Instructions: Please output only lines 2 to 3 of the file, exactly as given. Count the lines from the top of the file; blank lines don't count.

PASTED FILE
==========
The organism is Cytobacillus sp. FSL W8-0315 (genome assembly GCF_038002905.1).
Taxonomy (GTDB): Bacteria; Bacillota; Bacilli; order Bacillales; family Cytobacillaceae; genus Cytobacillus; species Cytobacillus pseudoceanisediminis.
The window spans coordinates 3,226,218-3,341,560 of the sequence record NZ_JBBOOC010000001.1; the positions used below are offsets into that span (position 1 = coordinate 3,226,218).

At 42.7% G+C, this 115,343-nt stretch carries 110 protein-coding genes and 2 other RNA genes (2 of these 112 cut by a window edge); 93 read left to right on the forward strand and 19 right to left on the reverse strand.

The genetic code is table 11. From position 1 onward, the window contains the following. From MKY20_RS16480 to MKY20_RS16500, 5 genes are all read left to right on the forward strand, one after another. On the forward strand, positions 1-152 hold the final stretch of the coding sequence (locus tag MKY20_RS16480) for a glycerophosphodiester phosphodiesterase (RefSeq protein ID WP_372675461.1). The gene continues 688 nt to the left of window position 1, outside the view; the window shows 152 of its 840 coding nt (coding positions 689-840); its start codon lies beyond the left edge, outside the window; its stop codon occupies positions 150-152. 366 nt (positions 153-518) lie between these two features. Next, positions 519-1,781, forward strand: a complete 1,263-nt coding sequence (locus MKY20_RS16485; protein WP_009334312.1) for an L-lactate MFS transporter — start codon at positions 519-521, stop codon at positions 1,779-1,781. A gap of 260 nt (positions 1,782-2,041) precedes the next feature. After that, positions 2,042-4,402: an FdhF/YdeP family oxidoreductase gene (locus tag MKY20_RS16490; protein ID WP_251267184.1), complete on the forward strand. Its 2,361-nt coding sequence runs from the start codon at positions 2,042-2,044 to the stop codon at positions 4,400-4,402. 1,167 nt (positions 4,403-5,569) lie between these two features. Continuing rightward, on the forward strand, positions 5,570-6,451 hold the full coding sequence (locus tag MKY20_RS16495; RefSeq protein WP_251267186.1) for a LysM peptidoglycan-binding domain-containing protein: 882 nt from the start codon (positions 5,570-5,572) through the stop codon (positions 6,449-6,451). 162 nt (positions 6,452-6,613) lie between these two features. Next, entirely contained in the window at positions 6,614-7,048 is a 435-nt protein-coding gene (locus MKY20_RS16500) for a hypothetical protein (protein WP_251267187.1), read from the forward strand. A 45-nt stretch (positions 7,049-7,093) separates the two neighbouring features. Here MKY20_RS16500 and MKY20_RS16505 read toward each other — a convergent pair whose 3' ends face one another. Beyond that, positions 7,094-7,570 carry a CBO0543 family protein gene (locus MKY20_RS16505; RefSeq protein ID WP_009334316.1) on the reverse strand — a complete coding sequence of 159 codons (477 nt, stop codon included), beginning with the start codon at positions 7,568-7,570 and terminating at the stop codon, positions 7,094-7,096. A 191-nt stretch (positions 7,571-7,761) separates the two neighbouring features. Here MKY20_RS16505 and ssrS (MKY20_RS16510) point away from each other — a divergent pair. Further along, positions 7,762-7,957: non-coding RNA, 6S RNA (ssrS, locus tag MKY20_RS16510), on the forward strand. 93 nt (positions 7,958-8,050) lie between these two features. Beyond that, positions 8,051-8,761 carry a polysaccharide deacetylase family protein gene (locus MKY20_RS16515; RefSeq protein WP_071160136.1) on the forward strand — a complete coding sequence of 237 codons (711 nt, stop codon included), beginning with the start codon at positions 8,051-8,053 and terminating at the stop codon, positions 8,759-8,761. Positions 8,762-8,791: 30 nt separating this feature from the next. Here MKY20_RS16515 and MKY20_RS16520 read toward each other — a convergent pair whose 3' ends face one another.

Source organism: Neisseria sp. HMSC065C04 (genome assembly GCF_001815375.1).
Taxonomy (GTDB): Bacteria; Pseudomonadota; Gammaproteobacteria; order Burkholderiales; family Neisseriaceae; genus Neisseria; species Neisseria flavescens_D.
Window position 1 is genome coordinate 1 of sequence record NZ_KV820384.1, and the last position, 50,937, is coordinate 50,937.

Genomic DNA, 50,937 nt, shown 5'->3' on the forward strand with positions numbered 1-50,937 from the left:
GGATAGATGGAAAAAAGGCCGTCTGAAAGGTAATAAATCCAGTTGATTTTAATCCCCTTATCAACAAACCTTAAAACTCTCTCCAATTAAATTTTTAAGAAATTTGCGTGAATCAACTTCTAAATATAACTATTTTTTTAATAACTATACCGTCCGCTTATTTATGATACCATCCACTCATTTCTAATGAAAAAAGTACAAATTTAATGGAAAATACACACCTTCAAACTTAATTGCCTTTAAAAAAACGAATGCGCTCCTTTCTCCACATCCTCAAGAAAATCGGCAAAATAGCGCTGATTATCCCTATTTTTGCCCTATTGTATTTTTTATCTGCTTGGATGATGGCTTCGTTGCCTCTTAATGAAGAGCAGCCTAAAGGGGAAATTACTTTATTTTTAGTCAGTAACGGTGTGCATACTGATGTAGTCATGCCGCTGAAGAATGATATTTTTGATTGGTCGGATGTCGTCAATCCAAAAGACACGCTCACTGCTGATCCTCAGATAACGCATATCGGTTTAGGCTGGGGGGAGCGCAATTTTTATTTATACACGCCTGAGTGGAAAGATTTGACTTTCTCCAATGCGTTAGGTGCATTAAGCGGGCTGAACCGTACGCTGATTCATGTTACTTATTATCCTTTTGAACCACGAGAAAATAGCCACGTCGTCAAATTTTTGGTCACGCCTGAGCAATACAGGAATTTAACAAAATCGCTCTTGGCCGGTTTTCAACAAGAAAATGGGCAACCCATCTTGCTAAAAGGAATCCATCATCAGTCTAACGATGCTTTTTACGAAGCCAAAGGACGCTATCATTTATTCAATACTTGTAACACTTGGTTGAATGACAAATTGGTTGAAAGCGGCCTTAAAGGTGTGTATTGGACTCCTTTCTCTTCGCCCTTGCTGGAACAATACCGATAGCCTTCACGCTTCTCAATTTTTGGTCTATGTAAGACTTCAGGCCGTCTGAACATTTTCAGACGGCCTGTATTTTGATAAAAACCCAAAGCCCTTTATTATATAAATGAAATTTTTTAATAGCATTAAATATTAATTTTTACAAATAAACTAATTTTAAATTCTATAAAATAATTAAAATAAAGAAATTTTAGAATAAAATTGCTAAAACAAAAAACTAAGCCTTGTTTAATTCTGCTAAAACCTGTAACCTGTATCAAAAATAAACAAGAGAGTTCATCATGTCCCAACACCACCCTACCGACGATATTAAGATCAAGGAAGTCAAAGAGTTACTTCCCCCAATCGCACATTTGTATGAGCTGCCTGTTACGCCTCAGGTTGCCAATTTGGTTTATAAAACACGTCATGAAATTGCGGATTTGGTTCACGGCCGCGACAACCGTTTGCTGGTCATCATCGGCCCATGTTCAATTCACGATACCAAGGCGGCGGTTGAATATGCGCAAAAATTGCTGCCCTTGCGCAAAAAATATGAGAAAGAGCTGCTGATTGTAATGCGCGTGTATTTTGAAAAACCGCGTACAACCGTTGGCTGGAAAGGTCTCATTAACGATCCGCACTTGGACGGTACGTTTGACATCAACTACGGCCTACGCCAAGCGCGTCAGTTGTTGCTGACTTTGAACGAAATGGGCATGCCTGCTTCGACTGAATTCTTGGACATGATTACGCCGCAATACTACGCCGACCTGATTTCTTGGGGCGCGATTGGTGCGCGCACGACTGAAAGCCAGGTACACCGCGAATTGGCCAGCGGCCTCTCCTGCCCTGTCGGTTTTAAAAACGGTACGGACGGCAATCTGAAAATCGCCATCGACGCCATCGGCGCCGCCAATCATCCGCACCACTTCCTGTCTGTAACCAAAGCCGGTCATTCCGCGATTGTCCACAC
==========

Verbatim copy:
Taxonomy (GTDB): Bacteria; Bacillota; Bacilli; order Bacillales; family Cytobacillaceae; genus Cytobacillus; species Cytobacillus pseudoceanisediminis.
The window spans coordinates 3,226,218-3,341,560 of the sequence record NZ_JBBOOC010000001.1; the positions used below are offsets into that span (position 1 = coordinate 3,226,218).